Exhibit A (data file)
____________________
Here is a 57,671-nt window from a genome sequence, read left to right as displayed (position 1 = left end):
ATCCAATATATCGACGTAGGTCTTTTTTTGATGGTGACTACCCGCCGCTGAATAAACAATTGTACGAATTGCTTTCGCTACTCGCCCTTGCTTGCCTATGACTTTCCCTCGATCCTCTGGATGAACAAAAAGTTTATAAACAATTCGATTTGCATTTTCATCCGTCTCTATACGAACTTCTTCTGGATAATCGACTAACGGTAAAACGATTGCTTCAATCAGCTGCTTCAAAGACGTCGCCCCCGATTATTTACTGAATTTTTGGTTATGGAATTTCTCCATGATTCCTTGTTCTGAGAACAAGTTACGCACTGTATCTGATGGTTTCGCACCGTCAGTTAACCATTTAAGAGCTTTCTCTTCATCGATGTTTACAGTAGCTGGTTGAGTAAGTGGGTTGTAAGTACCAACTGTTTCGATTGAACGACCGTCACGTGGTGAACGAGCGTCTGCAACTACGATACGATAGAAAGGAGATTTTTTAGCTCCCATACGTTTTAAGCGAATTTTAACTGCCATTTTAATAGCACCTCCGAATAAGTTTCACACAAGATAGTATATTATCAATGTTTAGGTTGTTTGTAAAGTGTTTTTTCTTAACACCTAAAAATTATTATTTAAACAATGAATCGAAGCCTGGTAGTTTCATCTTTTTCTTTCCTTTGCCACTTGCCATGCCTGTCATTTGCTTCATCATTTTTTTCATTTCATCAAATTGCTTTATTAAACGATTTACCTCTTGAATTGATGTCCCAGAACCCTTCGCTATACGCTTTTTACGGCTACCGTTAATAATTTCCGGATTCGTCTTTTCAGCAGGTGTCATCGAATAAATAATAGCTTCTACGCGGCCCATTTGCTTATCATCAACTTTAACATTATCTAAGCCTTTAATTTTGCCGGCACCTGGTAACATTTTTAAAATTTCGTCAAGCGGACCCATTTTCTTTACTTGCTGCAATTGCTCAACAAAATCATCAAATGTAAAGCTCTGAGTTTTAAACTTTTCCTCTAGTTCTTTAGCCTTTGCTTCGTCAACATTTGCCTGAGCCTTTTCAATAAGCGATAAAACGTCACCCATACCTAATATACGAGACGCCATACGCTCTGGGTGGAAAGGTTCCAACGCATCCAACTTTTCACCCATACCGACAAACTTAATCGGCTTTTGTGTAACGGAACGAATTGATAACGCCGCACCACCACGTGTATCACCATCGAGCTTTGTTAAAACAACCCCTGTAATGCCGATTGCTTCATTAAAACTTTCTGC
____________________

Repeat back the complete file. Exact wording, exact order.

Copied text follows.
Here is a 57,671-nt window from a genome sequence, read left to right as displayed (position 1 = left end):
ATCCAATATATCGACGTAGGTCTTTTTTTGATGGTGACTACCCGCCGCTGAATAAACAATTGTACGAATTGCTTTCGCTACTCGCCCTTGCTTGCCTATGACTTTCCCTCGATCCTCTGGATGAACAAAAAGTTTATAAACAATTCGATTTGCATTTTCATCCGTCTCTATACGAACTTCTTCTGGATAATCGACTAACGGTAAAACGATTGCTTCAATCAGCTGCTTCAAAGACGTCGCCCCCGATTATTTACTGAATTTTTGGTTATGGAATTTCTCCATGATTCCTTGTTCTGAGAACAAGTTACGCACTGTATCTGATGGTTTCGCACCGTCAGTTAACCATTTAAGAGCTTTCTCTTCATCGATGTTTACAGTAGCTGGTTGAGTAAGTGGGTTGTAAGTACCAACTGTTTCGATTGAACGACCGTCACGTGGTGAACGAGCGTCTGCAACTACGATACGATAGAAAGGAGATTTTTTAGCTCCCATACGTTTTAAGCGAATTTTAACTGCCATTTTAATAGCACCTCCGAATAAGTTTCACACAAGATAGTATATTATCAATGTTTAGGTTGTTTGTAAAGTGTTTTTTCTTAACACCTAAAAATTATTATTTAAACAATGAATCGAAGCCTGGTAGTTTCATCTTTTTCTTTCCTTTGCCACTTGCCATGCCTGTCATTTGCTTCATCATTTTTTTCATTTCATCAAATTGCTTTATTAAACGATTTACCTCTTGAATTGATGTCCCAGAACCCTTCGCTATACGCTTTTTACGGCTACCGTTAATAATTTCCGGATTCGTCTTTTCAGCAGGTGTCATCGAATAAATAATAGCTTCTACGCGGCCCATTTGCTTATCATCAACTTTAACATTATCTAAGCCTTTAATTTTGCCGGCACCTGGTAACATTTTTAAAATTTCGTCAAGCGGACCCATTTTCTTTACTTGCTGCAATTGCTCAACAAAATCATCAAATGTAAAGCTCTGAGTTTTAAACTTTTCCTCTAGTTCTTTAGCCTTTGCTTCGTCAACATTTGCCTGAGCCTTTTCAATAAGCGATAAAACGTCACCCATACCTAATATACGAGACGCCATACGCTCTGGGTGGAAAGGTTCCAACGCATCCAACTTTTCACCCATACCGACAAACTTAATCGGCTTTTGTGTAACGGAACGAATTGATAACGCCGCACCACCACGTGTATCACCATCGAGCTTTGTTAAAACAACCCCTGTAATGCCGATTGCTTCATTAAAACTTTCTGC